Newspaper Article – Historical homestead “Oruawharo”

21   Lifestyle Heritage Hawke’s Bay

Historical homestead “Oruawharo”

Dianne and Peter Harris never have any trouble directing visitors to their home. “Turn down Oruawharo Road and you can’t miss us”, the often misleading reassurance this time proves true.  Even on the Takapau Plains’ big landscape, 12 bedrooms’ worth of two-storeyed colonial grandeur cannot be overlooked.

The glimpse of Victorian and Edwardian society leaders, red-coated hunting parties, or horses and carriages that once greeted visitors approaching Oruawharo Homestead along the treed driveway has long-gone, but true to its historic tradition, the 150-year-old house is still offering hospitality.

If they called to tea today, those gracious ladies and their partners would find proceedings little different from those they knew.  Group booking for tea are served on the veranda or in the formal dining room, the tables are laid with fine china and silver, linen napery, and there is a selection of teas, all blended especially for Oruawharo (and available for purchase in attractive canisters).

And Dianne follows the pattern of her predecessors, preparing a selection of delicate sandwiches, scones and cakes to serve on pretty tiered stands.  She and Peter have also opened Oruawharo as a wedding venue.  Having received the first of what became many requests even before they moved in, they have made special provision for catering, so people can enjoy Oruawharo’s romantic atmosphere for both ceremony and reception.

Lifestyle Heritage Hawke’s Bay   22

Neither teas nor weddings were on the agenda when the Harrises bought Oruawharo in 2000.  They simply wanted more space than at their Devonport home and a new project as Peter bowed out of a highflying career in imaging technology.

“It was to be our retirement folly, a hobby where we could take off to the Pacific for winter,”

Not much of that – the past few years have been dawn-to-dusk work, but there are no regrets.

“It’s completely do-able and if we get it right, the property has a feasible lifespan of 1000 years yet,” he says.

Perhaps though they think longingly of the 12 house staff and eight gardeners who lived-in during the original owners’ day.  The disappearance of the staff wing is almost the only change Sydney and Sophia Johnston would notice today.

They completed Oruawharo in 1879, having added to an earlier homestead built by Sydney’s father.  The hub of a 27000-acre station, it also recreated England’s gentry world.  By the early 1900s they’ had added a billiards room, more bedrooms, and the English-style parkland around the house was flourishing.

Their constant house parties played tennis, croquet, and picnicked, in winter the hunt was entertained with the traditional lavish breakfast and tea.  Taking a lead from English manorial villages, part of the property was used to establish Takapau and the Johnstons became ongoing benefactors to the town.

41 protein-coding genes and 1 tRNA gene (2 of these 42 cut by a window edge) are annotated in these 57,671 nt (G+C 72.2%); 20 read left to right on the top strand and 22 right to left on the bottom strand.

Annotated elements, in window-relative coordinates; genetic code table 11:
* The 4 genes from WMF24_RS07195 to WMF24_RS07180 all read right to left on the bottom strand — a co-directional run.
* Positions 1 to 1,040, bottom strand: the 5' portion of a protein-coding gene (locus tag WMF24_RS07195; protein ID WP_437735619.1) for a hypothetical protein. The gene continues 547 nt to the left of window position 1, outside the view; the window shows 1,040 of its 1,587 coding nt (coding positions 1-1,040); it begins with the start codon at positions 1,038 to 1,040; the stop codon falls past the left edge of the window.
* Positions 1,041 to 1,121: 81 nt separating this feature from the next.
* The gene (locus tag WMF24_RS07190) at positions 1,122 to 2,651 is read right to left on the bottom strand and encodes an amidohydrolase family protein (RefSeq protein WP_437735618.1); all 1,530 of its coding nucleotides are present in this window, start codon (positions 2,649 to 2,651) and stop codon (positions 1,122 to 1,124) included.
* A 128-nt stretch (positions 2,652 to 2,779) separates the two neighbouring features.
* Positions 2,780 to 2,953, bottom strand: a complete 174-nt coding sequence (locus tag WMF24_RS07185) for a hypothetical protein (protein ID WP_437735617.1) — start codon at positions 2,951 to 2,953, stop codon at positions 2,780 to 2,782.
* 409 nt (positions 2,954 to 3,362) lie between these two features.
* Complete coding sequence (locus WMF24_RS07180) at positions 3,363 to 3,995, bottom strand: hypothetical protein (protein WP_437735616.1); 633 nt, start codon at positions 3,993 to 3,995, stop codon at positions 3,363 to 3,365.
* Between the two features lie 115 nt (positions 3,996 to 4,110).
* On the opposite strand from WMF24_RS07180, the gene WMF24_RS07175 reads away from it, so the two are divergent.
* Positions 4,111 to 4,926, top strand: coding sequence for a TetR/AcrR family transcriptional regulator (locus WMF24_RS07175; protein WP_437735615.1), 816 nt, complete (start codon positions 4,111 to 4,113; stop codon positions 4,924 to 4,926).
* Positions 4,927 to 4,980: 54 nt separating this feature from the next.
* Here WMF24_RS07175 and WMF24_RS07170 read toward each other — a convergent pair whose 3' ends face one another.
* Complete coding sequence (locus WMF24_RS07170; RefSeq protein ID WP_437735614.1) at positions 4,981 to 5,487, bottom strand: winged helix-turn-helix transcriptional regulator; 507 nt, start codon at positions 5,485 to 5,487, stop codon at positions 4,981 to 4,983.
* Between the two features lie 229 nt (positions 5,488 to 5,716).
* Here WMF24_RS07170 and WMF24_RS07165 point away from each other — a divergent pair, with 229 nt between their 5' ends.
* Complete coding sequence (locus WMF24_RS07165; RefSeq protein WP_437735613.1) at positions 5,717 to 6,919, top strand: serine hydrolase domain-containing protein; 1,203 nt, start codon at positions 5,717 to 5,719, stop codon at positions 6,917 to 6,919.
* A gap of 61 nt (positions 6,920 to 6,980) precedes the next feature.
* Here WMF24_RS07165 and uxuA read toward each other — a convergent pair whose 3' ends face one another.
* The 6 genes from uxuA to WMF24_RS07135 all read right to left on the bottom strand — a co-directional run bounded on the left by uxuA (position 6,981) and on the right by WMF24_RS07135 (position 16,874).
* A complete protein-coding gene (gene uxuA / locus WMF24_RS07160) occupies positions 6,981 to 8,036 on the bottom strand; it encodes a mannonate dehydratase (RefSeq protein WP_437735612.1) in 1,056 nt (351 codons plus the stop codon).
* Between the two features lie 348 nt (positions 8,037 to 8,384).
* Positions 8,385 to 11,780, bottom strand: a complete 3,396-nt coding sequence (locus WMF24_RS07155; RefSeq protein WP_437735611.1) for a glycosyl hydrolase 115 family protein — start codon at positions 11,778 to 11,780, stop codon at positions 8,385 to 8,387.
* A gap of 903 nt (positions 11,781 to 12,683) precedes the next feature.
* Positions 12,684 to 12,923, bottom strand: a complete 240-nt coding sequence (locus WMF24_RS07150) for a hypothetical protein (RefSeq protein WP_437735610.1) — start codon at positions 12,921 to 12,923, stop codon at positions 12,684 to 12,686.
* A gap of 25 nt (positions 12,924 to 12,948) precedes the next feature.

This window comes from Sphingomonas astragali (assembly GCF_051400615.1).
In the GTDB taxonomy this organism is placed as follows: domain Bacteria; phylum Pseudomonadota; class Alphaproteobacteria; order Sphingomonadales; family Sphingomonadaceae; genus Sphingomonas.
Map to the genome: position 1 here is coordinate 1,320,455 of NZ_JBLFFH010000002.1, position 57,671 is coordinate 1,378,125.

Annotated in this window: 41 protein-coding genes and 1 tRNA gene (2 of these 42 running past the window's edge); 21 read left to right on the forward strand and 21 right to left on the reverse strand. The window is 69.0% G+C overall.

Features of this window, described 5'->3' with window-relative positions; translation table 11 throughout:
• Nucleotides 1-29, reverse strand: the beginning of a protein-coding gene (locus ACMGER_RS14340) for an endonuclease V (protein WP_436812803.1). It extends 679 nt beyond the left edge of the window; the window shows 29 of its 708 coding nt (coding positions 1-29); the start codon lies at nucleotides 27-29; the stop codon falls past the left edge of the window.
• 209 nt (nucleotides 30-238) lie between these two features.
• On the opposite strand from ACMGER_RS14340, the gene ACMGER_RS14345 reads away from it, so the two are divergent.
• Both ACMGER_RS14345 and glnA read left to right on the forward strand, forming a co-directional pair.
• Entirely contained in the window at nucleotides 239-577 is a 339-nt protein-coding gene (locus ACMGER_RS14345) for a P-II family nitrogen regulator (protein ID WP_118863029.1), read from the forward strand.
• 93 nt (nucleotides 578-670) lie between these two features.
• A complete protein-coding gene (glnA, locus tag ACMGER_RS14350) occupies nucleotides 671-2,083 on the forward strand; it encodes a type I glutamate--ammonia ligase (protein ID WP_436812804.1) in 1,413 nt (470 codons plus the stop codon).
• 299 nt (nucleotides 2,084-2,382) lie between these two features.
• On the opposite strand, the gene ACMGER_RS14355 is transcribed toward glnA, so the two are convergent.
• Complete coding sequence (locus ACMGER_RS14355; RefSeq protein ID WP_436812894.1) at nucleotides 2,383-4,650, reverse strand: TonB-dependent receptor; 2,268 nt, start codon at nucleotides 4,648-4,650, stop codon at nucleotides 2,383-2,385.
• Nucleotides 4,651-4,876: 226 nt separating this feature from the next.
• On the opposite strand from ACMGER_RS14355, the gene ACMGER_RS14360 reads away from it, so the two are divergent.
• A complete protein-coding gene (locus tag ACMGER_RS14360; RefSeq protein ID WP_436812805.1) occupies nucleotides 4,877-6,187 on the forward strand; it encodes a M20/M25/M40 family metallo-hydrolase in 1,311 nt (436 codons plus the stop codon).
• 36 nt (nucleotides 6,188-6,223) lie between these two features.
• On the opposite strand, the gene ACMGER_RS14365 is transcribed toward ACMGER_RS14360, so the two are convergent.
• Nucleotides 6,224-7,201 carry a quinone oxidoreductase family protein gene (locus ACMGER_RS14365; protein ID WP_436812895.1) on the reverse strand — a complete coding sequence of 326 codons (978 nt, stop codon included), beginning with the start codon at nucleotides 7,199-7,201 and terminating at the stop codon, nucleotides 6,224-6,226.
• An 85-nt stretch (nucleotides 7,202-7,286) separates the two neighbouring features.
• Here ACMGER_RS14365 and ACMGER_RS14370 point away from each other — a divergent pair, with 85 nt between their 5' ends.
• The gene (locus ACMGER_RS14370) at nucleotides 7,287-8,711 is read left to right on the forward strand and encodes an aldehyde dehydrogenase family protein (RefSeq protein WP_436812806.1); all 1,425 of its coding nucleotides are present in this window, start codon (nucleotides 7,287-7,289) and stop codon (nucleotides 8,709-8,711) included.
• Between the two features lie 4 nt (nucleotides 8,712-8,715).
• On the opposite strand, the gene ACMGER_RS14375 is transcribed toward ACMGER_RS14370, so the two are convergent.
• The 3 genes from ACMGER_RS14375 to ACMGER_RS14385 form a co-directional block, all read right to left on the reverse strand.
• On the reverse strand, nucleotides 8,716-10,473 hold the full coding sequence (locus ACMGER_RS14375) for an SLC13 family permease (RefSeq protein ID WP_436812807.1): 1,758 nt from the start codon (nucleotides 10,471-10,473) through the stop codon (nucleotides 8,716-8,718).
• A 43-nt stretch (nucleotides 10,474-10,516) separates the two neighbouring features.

Oruawharo also took part in national life, a World War I territorial army camp there witnessed the birth of the lemon-squeezer, and as a vice regal holiday retreat while the Johnstons made regular trips ‘home’, many a titled lady and gentleman stayed.

Apart from a four-year interlude in the 1960s when the Catholic Church was gifted it by the then owner, Oruawharo has been in family hands its entire life.  Not always occupied however, after a personal tragedy in 1953, the family lost heart and a long period of neglect began.

Beyond the scope of the Church to maintain, Oruawharo was repurchased by a family trust in 1970.  Idle or tenanted, and subject of two protracted legal wrangles, it limped through the next 30 years, so when the Harrises bought it, it was “hugely derelict”, but fortunately in original condition structurally.

“The timber was solid and we’ve done virtually nothing apart from clean up,” Peter says.  Nothing obvious although a small fortune has gone into invisibles – new water and sewage systems, underground power and telephone cable, relining chimneys – a brick-by-brick process still incomplete – Oruawharo has 23 fireplaces.

But most of the work has been on the grounds.  With truckloads of overgrown plants cleared, an old-fashioned vegetable garden thrives overlooked by a spruced-up original shed, there is a huge

23   Lifestyle Heritage Hawke’s Bay

new peony bed, a vineyard, citrus and olive groves.  Masses of daffodils will soon flower beneath the old trees and on the hill behind the house, the woodland is almost returned to rightful state.

So too are the farm buildings – “restored but not over-restored”, an implement shed, abandoned on its side, has been resurrected, and with the efforts of a German craftsman joiner, one of several WOOFERs who have helped over the years, the coach house is ready for another century.

Looking ahead, Peter and Dianne are planting oaks and hazelnuts for a truffiere, a longterm project to pass on to their three daughters, all now pursuing careers.

Diane [Dianne] Harris serving tea at Oruawharo Homestead, Takapau, owned and operated by Diane & Peter Harris.

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